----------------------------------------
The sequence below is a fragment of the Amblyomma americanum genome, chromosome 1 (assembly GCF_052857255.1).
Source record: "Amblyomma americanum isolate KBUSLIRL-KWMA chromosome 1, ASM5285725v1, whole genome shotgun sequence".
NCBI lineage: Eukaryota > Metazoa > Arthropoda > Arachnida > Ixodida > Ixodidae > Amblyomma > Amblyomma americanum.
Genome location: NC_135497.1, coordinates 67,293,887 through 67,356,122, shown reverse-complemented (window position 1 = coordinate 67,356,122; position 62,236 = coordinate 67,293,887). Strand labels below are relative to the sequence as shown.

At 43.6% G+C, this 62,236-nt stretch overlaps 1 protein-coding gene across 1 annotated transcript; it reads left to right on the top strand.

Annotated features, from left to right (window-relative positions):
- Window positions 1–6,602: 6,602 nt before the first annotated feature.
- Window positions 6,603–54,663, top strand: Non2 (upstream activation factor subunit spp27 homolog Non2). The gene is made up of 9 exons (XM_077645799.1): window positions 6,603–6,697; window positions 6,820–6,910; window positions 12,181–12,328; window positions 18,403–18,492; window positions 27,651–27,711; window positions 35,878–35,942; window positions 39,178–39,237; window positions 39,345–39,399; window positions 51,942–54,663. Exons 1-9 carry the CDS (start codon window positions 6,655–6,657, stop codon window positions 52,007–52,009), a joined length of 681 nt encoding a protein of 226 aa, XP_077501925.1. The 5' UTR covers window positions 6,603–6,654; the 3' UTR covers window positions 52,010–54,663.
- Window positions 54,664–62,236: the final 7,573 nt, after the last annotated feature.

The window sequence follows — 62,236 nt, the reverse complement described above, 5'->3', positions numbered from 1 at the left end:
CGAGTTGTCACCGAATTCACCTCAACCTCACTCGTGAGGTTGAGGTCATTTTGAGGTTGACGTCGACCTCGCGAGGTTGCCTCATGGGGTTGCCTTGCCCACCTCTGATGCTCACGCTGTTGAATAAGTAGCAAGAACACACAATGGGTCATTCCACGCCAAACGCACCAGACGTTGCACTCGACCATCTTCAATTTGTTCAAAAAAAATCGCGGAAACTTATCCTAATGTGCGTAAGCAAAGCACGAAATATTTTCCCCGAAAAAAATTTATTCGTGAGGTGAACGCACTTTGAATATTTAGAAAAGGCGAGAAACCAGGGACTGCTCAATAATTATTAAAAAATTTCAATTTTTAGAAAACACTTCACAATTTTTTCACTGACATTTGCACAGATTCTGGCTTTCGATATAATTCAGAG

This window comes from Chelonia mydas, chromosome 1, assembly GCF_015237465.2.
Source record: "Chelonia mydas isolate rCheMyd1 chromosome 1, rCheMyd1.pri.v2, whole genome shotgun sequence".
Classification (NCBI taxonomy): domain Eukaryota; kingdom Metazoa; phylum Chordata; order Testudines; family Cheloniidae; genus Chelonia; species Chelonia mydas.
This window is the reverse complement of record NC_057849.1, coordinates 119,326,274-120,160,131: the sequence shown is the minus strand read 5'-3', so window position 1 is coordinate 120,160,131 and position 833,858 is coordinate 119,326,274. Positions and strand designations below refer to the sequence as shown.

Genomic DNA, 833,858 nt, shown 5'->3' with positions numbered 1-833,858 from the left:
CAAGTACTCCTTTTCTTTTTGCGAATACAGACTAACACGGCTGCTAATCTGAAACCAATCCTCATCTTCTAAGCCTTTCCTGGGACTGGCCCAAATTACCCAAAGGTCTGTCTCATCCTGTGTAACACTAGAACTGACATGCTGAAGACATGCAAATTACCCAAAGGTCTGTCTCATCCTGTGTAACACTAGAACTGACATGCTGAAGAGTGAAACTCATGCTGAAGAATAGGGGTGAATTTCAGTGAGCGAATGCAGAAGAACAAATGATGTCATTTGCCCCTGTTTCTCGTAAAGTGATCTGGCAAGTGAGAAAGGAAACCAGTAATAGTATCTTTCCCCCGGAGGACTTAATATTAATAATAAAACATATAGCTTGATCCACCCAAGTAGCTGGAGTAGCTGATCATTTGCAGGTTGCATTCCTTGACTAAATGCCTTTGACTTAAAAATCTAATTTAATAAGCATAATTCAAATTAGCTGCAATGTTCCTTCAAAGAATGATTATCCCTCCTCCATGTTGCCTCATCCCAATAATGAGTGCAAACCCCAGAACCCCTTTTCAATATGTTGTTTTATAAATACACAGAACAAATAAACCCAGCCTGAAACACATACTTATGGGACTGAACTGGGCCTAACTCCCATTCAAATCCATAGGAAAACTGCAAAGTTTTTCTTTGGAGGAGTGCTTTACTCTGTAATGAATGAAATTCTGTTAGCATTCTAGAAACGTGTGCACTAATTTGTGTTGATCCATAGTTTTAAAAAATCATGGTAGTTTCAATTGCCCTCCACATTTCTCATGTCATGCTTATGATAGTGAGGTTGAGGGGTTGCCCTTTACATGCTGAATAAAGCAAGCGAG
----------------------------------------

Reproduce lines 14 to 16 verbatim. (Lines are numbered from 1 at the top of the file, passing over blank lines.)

Classification (NCBI taxonomy): domain Eukaryota; kingdom Metazoa; phylum Chordata; order Testudines; family Cheloniidae; genus Chelonia; species Chelonia mydas.
This window is the reverse complement of record NC_057849.1, coordinates 119,326,274-120,160,131: the sequence shown is the minus strand read 5'-3', so window position 1 is coordinate 120,160,131 and position 833,858 is coordinate 119,326,274. Positions and strand designations below refer to the sequence as shown.

Genomic DNA, 833,858 nt, shown 5'->3' with positions numbered 1-833,858 from the left: